Bread of His Presence. Could the vision not be perpetuated-at least prolonged? In the confusion of their terror they knew not how otherwise to word it, than by an expression of ecstatic longing for the continuance of what they had, of their earnest readiness to do their little best, if they could but secure it-make booths for the heavenly Visitants1-and themselves wait in humble service and reverent attention on what their dull heaviness had prevented their enjoying and profiting by, to the full. They knew and felt it: "Lord' Rabbi - Master '-'it is good for us to be here '-and they longed to have it; yet how to secure it, their terror could not suggest, save in the language of ignorance and semi-conscious confusion. They wist not what they said.' In presence of the luminous cloud that enwrapt those glorified Saints, they spake from out that darkness which compassed them about.



And now the light-cloud was spreading; presently its fringe fell upon them.2 Heaven's awe was upon them: for the touch of the heavenly strains, almost to breaking, the bond betwixt body and soul.


And a Voice came out of the cloud, saying, This is My Beloved' Son hear Him.' It had needed only One other Testimony to seal it all; One other Voice, to give both meaning and music to what had been the subject of Moses' and Elijah's speaking. That Voice had now come-not in testimony to any fact, but to a Person-that of Jesus as His 'Beloved Son,'4 and in gracious direction to them. They heard it, falling on their faces in awestruck worship.

How long the silence had lasted, and the last rays of the cloud had passed, we know not. Presently, it was a gentle touch that roused them. It was the Hand of Jesus, as with words of comfort He reassured them: Arise, and be not afraid.' And as, startled, they looked round about them, they saw no man save Jesus only. The Heavenly Visitants had gone, the last glow of the light-cloud had faded away, the echoes of Heaven's Voice had died out. It was night, and they were on the Mount with Jesus, and with Jesus only.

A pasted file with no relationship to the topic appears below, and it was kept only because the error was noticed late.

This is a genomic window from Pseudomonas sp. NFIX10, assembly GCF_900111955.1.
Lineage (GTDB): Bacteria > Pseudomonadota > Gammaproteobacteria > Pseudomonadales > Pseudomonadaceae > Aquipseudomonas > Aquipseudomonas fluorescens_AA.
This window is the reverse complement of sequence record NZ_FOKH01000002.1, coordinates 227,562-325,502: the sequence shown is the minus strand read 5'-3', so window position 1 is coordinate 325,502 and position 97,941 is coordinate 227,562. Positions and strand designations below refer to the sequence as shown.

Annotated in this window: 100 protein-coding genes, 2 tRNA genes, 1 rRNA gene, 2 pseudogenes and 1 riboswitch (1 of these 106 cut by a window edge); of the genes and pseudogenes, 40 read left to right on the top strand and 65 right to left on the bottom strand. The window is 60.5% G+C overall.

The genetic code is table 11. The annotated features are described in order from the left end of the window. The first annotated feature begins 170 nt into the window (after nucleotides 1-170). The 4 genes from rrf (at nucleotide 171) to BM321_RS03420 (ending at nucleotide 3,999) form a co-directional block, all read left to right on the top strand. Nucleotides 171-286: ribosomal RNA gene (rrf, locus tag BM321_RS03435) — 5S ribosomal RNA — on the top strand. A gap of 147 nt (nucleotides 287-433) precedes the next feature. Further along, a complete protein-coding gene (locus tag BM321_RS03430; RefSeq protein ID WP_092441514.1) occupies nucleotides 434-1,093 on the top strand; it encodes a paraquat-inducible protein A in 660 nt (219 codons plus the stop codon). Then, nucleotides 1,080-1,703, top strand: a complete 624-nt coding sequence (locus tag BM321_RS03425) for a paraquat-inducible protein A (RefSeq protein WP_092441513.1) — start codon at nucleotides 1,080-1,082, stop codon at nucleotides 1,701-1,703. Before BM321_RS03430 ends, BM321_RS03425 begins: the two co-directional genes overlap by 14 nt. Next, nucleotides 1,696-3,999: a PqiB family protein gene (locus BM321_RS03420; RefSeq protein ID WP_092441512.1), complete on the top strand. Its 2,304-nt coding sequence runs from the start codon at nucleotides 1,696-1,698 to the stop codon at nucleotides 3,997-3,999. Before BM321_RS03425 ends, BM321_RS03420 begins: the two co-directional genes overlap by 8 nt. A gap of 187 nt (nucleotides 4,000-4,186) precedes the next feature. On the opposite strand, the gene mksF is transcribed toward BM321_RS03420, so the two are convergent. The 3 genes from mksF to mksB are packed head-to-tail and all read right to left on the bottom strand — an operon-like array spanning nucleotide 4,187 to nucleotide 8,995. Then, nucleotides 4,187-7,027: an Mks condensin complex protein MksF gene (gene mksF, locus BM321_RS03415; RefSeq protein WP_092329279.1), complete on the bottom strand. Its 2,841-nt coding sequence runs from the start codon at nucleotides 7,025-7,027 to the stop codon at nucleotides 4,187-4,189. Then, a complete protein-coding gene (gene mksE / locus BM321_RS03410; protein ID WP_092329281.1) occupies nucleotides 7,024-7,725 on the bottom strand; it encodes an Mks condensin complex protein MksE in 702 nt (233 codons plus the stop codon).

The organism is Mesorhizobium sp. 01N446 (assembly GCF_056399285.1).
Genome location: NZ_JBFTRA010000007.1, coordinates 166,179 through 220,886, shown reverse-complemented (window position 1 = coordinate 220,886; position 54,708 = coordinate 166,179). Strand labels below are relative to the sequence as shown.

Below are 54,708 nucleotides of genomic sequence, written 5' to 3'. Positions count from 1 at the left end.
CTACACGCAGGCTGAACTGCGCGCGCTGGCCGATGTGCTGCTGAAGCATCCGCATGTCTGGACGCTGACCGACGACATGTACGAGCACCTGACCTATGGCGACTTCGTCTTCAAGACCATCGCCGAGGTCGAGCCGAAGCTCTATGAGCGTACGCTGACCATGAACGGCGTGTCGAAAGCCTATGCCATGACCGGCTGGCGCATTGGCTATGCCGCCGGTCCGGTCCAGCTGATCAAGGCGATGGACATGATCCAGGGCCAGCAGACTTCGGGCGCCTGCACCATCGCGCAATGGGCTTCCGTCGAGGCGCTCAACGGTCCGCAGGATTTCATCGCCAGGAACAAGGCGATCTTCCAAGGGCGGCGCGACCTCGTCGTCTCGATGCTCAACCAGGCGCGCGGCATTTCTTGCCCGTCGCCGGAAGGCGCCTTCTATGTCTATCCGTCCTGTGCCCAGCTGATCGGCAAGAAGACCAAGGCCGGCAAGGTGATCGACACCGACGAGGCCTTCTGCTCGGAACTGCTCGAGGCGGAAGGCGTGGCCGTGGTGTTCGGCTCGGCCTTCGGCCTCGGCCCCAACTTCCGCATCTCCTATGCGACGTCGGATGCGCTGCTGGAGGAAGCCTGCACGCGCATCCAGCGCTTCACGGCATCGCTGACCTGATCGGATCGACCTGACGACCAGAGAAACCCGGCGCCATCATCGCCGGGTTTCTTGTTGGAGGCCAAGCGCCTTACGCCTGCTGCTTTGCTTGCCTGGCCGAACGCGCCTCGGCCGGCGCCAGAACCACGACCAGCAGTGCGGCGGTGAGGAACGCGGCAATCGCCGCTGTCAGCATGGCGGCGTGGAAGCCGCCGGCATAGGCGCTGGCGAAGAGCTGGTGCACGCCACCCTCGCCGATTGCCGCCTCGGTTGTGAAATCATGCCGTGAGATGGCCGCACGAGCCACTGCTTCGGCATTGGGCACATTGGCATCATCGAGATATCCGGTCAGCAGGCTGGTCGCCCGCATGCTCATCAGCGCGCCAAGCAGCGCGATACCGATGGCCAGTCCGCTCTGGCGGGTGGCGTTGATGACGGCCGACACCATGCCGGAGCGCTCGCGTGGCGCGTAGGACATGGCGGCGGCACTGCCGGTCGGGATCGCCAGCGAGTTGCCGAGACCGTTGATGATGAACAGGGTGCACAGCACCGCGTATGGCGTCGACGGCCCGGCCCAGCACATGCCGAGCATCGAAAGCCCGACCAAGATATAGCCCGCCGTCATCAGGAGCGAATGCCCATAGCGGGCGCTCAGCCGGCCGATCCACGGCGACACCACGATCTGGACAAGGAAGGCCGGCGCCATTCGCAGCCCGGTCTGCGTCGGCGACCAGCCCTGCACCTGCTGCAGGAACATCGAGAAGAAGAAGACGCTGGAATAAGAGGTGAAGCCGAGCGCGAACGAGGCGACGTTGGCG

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Is it truth or falsehood; was it reality or vision-or part of both, this Transfiguration-scene on Hermon? One thing, at least, must be evident: if it be a true narrative, it cannot possibly describe a merely subjective vision without objective reality. But, in that case, it would be not only difficult, but impossible, to separate one part of the narrative the appearance of Moses and Elijah-from the other, the Transfiguration of the Lord, and to assign to the latter objective reality,' while regarding the former as merely a vision. But is the account true? It certainly represents primitive tradition, since it is not only told by all the three Evangelists, but referred to in 2 Peter i. 16-18,2 and evidently implied in the words of St. John, both in his Gospel," and in the opening of his First Epistle. Few, if St. John 1. any, would be so bold as to assert that the whole of this history had been invented by the three Apostles, who professed to have been its witnesses. Nor could any adequate motive be imagined for its invention. It could not have been intended to prepare the Jews for the Crucifixion of the Messiah, since it was to be kept a secret till after His Resurrection; and, after that event, it could not have been necessary for the assurance of those who believed in the Resurrection, while to others it would carry no weight. Again, the special traits of this history are inconsistent with the theory of its invention. In a legend, the witnesses of such an event would not have been represented as scarcely awake, and not knowing what they said. Manifestly, the object would have been to convey the opposite impression. Lastly, it cannot be too often repeated, that, in view of the manifold witness of the Evangelists, amply confirmed in all essentials by the Epistles-preached, lived, and bloodsealed by the primitive Church, and handed down as primitive tradition-the most untenable theory seems that which imputes intentional fraud to their narratives, or, to put it otherwise, non-belief on the part of the narrators of what they related.

But can we imagine, if not fraud, yet mistake on the part of these witnesses, so that an event, otherwise naturally explicable, might, through their ignorance or imaginativeness, assume the proportions of this narrative? The investigation will be the more easy, that, as regards all the main features of the narrative, the three

This part of the argument is well worked out by Meyer, but his arguments for regarding the appearance of Moses and Elijah as merely a vision, because the former at least had no resurrection-body, are very weak. Are we sure, that disem

bodied spirits have no kind of corporeity,
or that they cannot assume a visible ap-
pearance ?

2 Even if that Epistle were not St. Peter's, it would still represent the most ancient tradition.